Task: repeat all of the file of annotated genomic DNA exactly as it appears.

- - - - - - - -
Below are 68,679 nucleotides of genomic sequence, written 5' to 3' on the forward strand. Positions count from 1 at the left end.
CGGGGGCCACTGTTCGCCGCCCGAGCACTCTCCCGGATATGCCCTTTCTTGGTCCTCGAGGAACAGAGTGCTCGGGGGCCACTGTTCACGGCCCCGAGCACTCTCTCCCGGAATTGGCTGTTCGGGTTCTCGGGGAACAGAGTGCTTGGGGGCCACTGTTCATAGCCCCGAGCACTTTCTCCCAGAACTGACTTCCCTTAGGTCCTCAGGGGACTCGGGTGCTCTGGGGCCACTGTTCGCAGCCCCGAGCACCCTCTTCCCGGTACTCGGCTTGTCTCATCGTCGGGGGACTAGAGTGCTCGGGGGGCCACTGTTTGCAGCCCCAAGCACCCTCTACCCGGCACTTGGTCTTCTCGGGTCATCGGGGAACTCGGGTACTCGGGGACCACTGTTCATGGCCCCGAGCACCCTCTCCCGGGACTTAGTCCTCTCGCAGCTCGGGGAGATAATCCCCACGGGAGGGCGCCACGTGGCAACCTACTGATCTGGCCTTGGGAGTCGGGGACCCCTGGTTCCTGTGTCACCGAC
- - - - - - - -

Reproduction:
Below are 68,679 nucleotides of genomic sequence, written 5' to 3' on the forward strand. Positions count from 1 at the left end.
CGGGGGCCACTGTTCGCCGCCCGAGCACTCTCCCGGATATGCCCTTTCTTGGTCCTCGAGGAACAGAGTGCTCGGGGGCCACTGTTCACGGCCCCGAGCACTCTCTCCCGGAATTGGCTGTTCGGGTTCTCGGGGAACAGAGTGCTTGGGGGCCACTGTTCATAGCCCCGAGCACTTTCTCCCAGAACTGACTTCCCTTAGGTCCTCAGGGGACTCGGGTGCTCTGGGGCCACTGTTCGCAGCCCCGAGCACCCTCTTCCCGGTACTCGGCTTGTCTCATCGTCGGGGGACTAGAGTGCTCGGGGGGCCACTGTTTGCAGCCCCAAGCACCCTCTACCCGGCACTTGGTCTTCTCGGGTCATCGGGGAACTCGGGTACTCGGGGACCACTGTTCATGGCCCCGAGCACCCTCTCCCGGGACTTAGTCCTCTCGCAGCTCGGGGAGATAATCCCCACGGGAGGGCGCCACGTGGCAACCTACTGATCTGGCCTTGGGAGTCGGGGACCCCTGGTTCCTGTGTCACCGAC